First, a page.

It was the thunderstorm “ten times louder than the Concorde boom” which brought terror to Dundee 50 years ago.
The steeple of St Andrew’s Church in Dundee was struck by lightning and three men escaped being killed when tons of masonry crashed on to the van they were unloading and split it in two.
St Andrew’s Church lightning strike
The drama happened during a fierce 90-minute thunderstorm on September 8 1970 which brought biblical-style downpours and flooding.
About 30 feet of the spire was sliced off, sending tons of masonry crashing down on to the church roof and a derelict warehouse.
The steeple just disintegrated.
The thunderclap accompanying the flash which slashed the steeple was described by one witness as “ten times louder than the Concorde boom”.
Three men were unloading TV sets at the rear of Watt’s Ltd in Wellgate when a radio which was playing inside the store blew up as the lightning lit the sky.
The men raced inside and seconds later the rubble crashed down from the steeple.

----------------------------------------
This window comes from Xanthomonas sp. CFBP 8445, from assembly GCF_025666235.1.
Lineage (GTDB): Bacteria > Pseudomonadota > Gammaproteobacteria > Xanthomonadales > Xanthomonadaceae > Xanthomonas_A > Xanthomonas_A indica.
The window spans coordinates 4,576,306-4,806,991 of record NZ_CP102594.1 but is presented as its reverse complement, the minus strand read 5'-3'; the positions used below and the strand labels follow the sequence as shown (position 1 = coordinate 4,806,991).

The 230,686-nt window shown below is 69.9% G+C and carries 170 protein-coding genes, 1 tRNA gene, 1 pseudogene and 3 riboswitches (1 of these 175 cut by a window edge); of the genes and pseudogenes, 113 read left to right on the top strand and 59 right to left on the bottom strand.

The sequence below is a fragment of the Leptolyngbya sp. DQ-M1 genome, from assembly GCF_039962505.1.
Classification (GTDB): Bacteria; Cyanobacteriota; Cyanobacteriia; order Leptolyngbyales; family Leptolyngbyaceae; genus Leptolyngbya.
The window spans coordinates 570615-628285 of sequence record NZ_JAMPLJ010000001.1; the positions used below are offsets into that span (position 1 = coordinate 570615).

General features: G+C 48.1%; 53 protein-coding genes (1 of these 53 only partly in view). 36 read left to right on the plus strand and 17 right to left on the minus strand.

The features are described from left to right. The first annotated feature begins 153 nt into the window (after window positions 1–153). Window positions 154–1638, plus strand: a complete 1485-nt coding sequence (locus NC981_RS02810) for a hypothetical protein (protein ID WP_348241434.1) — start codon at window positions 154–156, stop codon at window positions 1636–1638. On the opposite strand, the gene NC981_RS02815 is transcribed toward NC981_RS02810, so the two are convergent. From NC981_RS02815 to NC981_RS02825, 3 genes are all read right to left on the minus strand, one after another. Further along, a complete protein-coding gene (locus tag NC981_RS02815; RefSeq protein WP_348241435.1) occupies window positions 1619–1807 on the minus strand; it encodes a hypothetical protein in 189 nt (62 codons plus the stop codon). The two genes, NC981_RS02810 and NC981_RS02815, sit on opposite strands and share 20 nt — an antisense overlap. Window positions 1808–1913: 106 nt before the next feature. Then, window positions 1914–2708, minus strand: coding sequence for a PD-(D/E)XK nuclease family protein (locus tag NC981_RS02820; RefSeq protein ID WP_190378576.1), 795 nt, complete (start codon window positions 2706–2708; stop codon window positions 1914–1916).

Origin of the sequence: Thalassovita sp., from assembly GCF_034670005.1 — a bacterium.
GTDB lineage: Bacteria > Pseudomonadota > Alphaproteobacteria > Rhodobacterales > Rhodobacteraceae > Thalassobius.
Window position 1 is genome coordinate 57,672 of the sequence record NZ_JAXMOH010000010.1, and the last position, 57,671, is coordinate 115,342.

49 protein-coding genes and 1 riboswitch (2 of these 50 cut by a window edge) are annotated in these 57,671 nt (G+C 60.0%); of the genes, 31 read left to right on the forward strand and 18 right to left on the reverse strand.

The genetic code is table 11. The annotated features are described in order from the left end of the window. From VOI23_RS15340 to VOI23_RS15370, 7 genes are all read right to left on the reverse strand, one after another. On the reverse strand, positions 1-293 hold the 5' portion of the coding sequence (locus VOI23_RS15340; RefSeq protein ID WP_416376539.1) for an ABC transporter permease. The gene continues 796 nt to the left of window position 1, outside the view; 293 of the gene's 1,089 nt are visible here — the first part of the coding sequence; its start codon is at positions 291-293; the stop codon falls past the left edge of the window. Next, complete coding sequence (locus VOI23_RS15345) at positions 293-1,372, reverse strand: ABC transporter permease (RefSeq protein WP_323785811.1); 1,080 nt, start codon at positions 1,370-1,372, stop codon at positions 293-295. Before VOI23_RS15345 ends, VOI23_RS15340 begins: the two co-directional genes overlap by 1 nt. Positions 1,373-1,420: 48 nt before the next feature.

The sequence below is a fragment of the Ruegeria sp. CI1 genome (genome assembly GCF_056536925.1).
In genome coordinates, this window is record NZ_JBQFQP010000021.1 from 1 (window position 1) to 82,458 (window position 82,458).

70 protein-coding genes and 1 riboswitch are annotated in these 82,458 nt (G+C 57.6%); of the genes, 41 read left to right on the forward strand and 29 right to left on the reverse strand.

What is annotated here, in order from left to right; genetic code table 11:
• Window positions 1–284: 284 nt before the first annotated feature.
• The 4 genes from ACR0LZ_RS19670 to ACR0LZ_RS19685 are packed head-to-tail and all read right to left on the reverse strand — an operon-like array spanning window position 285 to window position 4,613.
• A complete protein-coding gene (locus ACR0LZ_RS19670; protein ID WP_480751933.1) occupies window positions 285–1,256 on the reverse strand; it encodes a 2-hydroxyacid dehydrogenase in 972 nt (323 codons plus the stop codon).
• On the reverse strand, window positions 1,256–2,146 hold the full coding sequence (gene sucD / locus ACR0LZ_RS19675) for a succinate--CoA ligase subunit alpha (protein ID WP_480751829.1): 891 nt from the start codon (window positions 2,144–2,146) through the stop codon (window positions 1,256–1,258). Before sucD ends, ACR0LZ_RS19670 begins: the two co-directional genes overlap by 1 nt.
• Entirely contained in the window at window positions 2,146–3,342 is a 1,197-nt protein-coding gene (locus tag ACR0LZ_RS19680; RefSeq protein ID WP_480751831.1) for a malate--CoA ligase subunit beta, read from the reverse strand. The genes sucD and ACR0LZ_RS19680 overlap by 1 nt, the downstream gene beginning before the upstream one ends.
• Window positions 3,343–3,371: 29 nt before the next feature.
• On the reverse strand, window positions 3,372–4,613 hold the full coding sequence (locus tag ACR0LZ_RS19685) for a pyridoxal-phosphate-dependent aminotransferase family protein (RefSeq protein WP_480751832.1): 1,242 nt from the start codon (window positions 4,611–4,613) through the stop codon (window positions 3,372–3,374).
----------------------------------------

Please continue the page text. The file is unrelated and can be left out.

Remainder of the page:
The van was thrown 15 feet across the pend and split in two.
It contained six TV sets and radio stock which was valued at £1,000.
Another van was hit by masonry and the rear end was crushed and the windscreen shattered.
A car belonging to a director of the firm was also badly damaged.
A fourth employee also escaped injury by inches.
The basement was flooded and he had gone out into the pend to a small garage to get a pair of wellies.
He just stepped back inside the door of the store again when the masonry crashed down.
No one was injured although four people were thrown back by the tremendous blast.
They were standing 80 yards away from the steeple at the entrance to David McLardy and Co in King Street.
“It was absolutely blinding,” said George Minto.
“We closed our eyes and the next thing we knew we were lying on the steps leading into the shop.”
More than an hour after the blast he was still suffering from slight deafness.
Margaret McMurdo, a cleaner in the shop, had her glasses blown off.
“There was this amazing flash,” she said.
“I don’t remember anything else.
“I finished on my back.”
Frank Nichols said: “We will never be nearer a catastrophe in all our lives.